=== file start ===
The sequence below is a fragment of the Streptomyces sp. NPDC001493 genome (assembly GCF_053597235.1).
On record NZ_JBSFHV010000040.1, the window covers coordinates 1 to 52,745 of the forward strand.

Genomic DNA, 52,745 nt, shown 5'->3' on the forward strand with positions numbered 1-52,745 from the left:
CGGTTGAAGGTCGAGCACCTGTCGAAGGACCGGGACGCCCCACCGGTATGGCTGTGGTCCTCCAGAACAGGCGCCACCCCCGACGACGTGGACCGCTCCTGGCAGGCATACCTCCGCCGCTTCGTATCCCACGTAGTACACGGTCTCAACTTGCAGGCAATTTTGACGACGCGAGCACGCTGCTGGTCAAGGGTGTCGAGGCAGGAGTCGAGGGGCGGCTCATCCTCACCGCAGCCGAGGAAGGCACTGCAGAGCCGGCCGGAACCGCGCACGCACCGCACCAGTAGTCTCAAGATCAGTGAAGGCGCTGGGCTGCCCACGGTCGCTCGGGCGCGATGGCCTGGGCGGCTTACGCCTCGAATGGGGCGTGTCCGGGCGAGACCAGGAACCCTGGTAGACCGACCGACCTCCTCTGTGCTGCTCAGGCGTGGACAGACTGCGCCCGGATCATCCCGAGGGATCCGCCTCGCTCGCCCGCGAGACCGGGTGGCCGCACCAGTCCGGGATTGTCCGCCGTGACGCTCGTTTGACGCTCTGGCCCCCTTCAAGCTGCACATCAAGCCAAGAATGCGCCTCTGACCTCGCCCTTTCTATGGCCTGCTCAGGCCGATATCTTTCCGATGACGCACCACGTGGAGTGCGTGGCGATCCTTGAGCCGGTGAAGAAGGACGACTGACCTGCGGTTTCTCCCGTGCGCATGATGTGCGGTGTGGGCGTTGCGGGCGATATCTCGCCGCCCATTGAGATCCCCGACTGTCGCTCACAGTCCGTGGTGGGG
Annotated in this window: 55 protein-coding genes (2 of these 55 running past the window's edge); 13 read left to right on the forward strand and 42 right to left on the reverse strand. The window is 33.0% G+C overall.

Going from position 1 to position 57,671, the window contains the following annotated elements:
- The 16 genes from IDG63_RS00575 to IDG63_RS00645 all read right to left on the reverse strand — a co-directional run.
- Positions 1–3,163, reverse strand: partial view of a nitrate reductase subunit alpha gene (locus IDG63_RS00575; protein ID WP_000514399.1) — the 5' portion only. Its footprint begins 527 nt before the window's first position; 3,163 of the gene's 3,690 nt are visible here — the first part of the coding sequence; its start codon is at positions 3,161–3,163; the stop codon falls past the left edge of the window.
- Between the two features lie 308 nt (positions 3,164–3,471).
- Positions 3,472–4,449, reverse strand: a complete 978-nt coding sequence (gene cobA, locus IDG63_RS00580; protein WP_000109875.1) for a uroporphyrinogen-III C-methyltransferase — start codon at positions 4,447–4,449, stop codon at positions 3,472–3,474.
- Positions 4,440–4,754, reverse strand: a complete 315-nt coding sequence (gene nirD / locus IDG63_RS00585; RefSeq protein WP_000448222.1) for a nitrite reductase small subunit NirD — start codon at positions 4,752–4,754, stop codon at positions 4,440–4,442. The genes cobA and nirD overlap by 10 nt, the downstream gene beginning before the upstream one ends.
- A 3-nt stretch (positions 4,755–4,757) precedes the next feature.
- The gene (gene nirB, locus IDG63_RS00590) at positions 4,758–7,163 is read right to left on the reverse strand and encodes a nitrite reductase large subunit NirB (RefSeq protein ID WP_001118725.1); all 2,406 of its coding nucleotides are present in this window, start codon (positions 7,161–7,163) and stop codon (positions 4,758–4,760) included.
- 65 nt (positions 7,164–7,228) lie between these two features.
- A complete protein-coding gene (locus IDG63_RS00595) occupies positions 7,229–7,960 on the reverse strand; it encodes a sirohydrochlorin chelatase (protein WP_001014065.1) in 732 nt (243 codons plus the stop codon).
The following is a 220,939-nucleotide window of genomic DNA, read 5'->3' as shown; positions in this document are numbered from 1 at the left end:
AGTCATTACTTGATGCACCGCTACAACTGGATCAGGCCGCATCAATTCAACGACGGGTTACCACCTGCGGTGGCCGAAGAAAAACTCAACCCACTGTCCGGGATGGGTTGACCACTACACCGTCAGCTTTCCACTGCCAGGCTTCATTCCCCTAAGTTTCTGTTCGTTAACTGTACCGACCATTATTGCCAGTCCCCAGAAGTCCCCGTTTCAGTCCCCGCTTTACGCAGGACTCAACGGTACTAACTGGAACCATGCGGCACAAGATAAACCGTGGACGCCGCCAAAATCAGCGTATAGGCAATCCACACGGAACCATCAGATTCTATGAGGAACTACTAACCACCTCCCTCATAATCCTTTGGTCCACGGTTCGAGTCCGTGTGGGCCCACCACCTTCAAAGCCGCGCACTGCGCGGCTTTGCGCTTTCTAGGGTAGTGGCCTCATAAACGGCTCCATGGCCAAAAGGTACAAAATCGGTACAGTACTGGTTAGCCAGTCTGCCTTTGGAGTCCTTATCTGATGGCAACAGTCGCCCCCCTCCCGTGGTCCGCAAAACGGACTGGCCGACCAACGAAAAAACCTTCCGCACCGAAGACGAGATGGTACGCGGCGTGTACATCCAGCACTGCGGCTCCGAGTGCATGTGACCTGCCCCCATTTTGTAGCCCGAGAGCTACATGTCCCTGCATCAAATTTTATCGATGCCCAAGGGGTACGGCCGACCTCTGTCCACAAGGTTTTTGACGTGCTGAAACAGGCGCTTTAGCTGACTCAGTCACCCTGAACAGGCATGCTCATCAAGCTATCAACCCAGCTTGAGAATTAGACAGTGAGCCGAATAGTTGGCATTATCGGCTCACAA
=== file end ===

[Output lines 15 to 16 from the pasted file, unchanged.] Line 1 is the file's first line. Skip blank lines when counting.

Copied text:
- A complete protein-coding gene (locus IDG63_RS00595) occupies positions 7,229–7,960 on the reverse strand; it encodes a sirohydrochlorin chelatase (protein WP_001014065.1) in 732 nt (243 codons plus the stop codon).
The following is a 220,939-nucleotide window of genomic DNA, read 5'->3' as shown; positions in this document are numbered from 1 at the left end: